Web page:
While there was much bluster about the rich tying their hot tubs to the roofs of their Mercedes and heading off to Texas after Prop 30 passed, the truth is that the poor still pay a heftier share of their income in taxes than the wealthy. Last week, the California Budget Project (CBP) released their annual report “Who Pays Taxes on California?”, and it appears that the post Proposition 30 landscape is far from apocalyptic for the top 1%.
By the broadest measure of revenue collection, “Taxafornia,” despite its largely progressive tax system, ranks 15th in the country in total “own source” revenue, and the poorest among us pay the highest share of their family income in taxes.
Indeed, as the CBP report outlines, “California’s lowest-income families pay the most in taxes, when measured as a share of family income. This is true even after accounting for Proposition 30’s temporary personal income tax increases for very wealthy Californians, which took effect in 2012.
The bottom fifth of the state’s nonelderly households, with an average income of $13,000, spend 10.6 percent of their incomes on state and local taxes. In comparison, the wealthiest 1 percent of households, with an average income of $1.6 million, spend 8.8 percent of their incomes on state and local taxes.”
And before Proposition 30 passed the trend was not that the rich were being bled to death in California, but that more and more of them were managing to pay nothing at all. As the CBP report notes, “The number of high-income ‘no tax’ returns more than tripled between 1997 and 2010, rising from 579 to 2,135.” So if taxes are the price we pay for a civilized society in order to support education, infrastructure, parks, hospitals, public safety, and more, a growing number of our state’s most fortunate citizens are opting out.
How about the notion that things are getting worse and worse for business and hence driving jobs out of the state? Again the truth counters that mythology as the CBP report documents: “Over the past three decades, the cost of funding state services has shifted from corporations to personal income tax filers.
The Department of Finance estimates that personal income tax receipts will provide 64.8 percent of General Fund revenues in 2012-13, up from 37.7 percent in 1981-82. Meanwhile, corporate tax receipts are expected to provide 8.1 percent of General Fund revenues in 2012-13, down from 13.3 percent in 1981-82. New, increased, and expanded corporate tax breaks implemented in recent years, along with the 1996 corporate tax rate reduction, are responsible for the decline in the share of state revenues provided by the corporate income tax.”
And all this has happened during a time when corporate profits have risen while the share of the national income accounted for by wages has declined. Here in California, according to the CBP, “the recent growth in corporate profits reported for California tax purposes far exceeds the growth of income reported by individual taxpayers.” So if you put it all together, the bottom line is that the burden of paying for state services has shifted from corporations to individual tax payers and that the poor and middle class are still paying a larger share of their income than the rich.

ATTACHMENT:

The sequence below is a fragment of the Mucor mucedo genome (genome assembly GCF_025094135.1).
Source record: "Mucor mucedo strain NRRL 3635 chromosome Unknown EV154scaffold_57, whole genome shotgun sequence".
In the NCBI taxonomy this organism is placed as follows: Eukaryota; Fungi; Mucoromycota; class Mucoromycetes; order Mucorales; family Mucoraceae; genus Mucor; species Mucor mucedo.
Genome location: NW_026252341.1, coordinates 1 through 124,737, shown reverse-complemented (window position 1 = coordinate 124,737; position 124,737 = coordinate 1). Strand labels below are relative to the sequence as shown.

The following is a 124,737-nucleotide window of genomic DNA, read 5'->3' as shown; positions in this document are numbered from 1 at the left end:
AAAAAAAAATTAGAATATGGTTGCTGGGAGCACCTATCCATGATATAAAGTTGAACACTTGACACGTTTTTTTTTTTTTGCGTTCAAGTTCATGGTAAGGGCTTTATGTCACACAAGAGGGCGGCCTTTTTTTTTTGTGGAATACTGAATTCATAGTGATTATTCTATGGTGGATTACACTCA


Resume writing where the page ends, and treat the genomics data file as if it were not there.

And in Sacramento, where they can’t blame Republicans for anything anymore, the Democratic majority is shying away from engaging the revenue question altogether, preferring instead to outsource higher education and short change health care and the poor. This, compounded by Obama’s shameful budget that puts Social Security on the table, might lead us to wonder whether we need Republicans at all if the “party of the people” is going to embrace austerity rather than fight for a more just society.
Sadly, as a Democratic politician I know recently told me, with more than 60 percent of the funding in the party now coming from the business side rather than from labor, what do you expect?
What’s the result of this? Bill Moyers put it quite well recently when he reported on the reality of Tax Day in America: “So on Monday, when you send in your tax returns, think about this. Corporate profits are at record highs. But have those companies invested that in new jobs? No. Did they at least give their workers a bump in pay? Hardly. Surely they shelled out a little more in taxes to help refurbish the social structure – highways, bridges, schools, libraries, parks – where they do business! Guess again.
Corporations are sitting on $1.7 trillion of cash. Look at this report just published by PIRG — the Public Interest Research Group — on how average citizens and small businesses have to make up the $90 billion giant companies save by shifting profits to offshore tax havens. Among the 83 publicly traded corporations named: Pfizer, which for the past five years reported no taxable income in the US, even as it made 40 percent of its sales here; Microsoft, which avoided $4.5 billion in taxes over three years by shifting its income to Puerto Rico; Citigroup, which maintains 20 subsidiaries in tax havens and has over 42 and a half billion dollars sitting off-shore. Taxes collected here at home? Zero.”
So then where does this leave us? In the same show Moyers did a segment on the grinding poverty one finds in the Silicon Valley where the new normal includes a paucity of resources and income along with growing homelessness in the shadow of the lords of the high tech economy like Google, Apple, Facebook and others. He notes that, on this Tax Day, one of the many disturbing realities is that the spirit of FDR has left our politics, “those were the days when our political system rallied to the defense of everyday Americans.
Now a petty, narcissistic, pridefully ignorant politics has come to dominate and paralyze our government, while millions of people keep falling through the gaping hole that has turned us into the United States of Inequality.”